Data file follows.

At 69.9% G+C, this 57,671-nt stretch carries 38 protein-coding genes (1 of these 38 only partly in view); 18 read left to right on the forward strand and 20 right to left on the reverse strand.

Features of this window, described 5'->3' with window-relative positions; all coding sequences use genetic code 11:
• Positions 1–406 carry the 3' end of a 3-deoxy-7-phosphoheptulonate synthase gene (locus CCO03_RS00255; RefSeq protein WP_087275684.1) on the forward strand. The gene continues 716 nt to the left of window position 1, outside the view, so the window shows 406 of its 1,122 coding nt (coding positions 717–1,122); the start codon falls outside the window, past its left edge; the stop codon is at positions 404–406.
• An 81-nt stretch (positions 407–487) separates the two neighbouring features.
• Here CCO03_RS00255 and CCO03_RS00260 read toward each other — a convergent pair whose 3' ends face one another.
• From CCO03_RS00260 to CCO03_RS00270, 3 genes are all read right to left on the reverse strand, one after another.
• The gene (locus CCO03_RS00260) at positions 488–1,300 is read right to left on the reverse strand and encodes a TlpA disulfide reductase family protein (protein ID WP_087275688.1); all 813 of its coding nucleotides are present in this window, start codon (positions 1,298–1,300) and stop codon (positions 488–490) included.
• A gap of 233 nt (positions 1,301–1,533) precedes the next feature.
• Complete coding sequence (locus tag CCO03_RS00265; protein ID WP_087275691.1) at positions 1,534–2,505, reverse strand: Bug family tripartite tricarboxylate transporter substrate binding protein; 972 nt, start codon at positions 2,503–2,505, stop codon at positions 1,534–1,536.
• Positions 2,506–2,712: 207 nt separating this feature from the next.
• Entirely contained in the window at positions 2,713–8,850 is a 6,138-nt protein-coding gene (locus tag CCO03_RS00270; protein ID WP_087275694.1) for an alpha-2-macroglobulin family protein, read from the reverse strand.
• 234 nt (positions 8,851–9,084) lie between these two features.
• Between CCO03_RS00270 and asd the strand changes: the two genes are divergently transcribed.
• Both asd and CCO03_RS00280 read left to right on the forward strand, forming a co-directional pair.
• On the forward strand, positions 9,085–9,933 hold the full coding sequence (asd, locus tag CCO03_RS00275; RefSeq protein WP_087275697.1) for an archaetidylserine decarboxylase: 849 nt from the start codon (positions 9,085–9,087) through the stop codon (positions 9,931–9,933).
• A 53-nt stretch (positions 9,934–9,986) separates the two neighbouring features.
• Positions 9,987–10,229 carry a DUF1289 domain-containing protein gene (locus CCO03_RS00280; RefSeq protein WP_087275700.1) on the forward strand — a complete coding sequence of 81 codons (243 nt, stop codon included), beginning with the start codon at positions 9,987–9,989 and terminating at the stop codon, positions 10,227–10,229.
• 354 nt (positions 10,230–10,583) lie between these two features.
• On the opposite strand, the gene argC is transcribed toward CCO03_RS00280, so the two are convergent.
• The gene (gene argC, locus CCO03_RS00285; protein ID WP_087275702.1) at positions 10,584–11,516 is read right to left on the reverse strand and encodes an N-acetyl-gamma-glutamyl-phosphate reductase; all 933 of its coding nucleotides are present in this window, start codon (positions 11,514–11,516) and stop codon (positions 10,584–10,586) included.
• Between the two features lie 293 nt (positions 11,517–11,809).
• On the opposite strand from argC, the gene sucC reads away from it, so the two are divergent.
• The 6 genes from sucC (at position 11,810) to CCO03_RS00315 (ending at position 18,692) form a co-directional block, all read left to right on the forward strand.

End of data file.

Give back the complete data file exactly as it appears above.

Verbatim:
At 69.9% G+C, this 57,671-nt stretch carries 38 protein-coding genes (1 of these 38 only partly in view); 18 read left to right on the forward strand and 20 right to left on the reverse strand.

Features of this window, described 5'->3' with window-relative positions; all coding sequences use genetic code 11:
• Positions 1–406 carry the 3' end of a 3-deoxy-7-phosphoheptulonate synthase gene (locus CCO03_RS00255; RefSeq protein WP_087275684.1) on the forward strand. The gene continues 716 nt to the left of window position 1, outside the view, so the window shows 406 of its 1,122 coding nt (coding positions 717–1,122); the start codon falls outside the window, past its left edge; the stop codon is at positions 404–406.
• An 81-nt stretch (positions 407–487) separates the two neighbouring features.
• Here CCO03_RS00255 and CCO03_RS00260 read toward each other — a convergent pair whose 3' ends face one another.
• From CCO03_RS00260 to CCO03_RS00270, 3 genes are all read right to left on the reverse strand, one after another.
• The gene (locus CCO03_RS00260) at positions 488–1,300 is read right to left on the reverse strand and encodes a TlpA disulfide reductase family protein (protein ID WP_087275688.1); all 813 of its coding nucleotides are present in this window, start codon (positions 1,298–1,300) and stop codon (positions 488–490) included.
• A gap of 233 nt (positions 1,301–1,533) precedes the next feature.
• Complete coding sequence (locus tag CCO03_RS00265; protein ID WP_087275691.1) at positions 1,534–2,505, reverse strand: Bug family tripartite tricarboxylate transporter substrate binding protein; 972 nt, start codon at positions 2,503–2,505, stop codon at positions 1,534–1,536.
• Positions 2,506–2,712: 207 nt separating this feature from the next.
• Entirely contained in the window at positions 2,713–8,850 is a 6,138-nt protein-coding gene (locus tag CCO03_RS00270; protein ID WP_087275694.1) for an alpha-2-macroglobulin family protein, read from the reverse strand.
• 234 nt (positions 8,851–9,084) lie between these two features.
• Between CCO03_RS00270 and asd the strand changes: the two genes are divergently transcribed.
• Both asd and CCO03_RS00280 read left to right on the forward strand, forming a co-directional pair.
• On the forward strand, positions 9,085–9,933 hold the full coding sequence (asd, locus tag CCO03_RS00275; RefSeq protein WP_087275697.1) for an archaetidylserine decarboxylase: 849 nt from the start codon (positions 9,085–9,087) through the stop codon (positions 9,931–9,933).
• A 53-nt stretch (positions 9,934–9,986) separates the two neighbouring features.
• Positions 9,987–10,229 carry a DUF1289 domain-containing protein gene (locus CCO03_RS00280; RefSeq protein WP_087275700.1) on the forward strand — a complete coding sequence of 81 codons (243 nt, stop codon included), beginning with the start codon at positions 9,987–9,989 and terminating at the stop codon, positions 10,227–10,229.
• 354 nt (positions 10,230–10,583) lie between these two features.
• On the opposite strand, the gene argC is transcribed toward CCO03_RS00280, so the two are convergent.
• The gene (gene argC, locus CCO03_RS00285; protein ID WP_087275702.1) at positions 10,584–11,516 is read right to left on the reverse strand and encodes an N-acetyl-gamma-glutamyl-phosphate reductase; all 933 of its coding nucleotides are present in this window, start codon (positions 11,514–11,516) and stop codon (positions 10,584–10,586) included.
• Between the two features lie 293 nt (positions 11,517–11,809).
• On the opposite strand from argC, the gene sucC reads away from it, so the two are divergent.
• The 6 genes from sucC (at position 11,810) to CCO03_RS00315 (ending at position 18,692) form a co-directional block, all read left to right on the forward strand.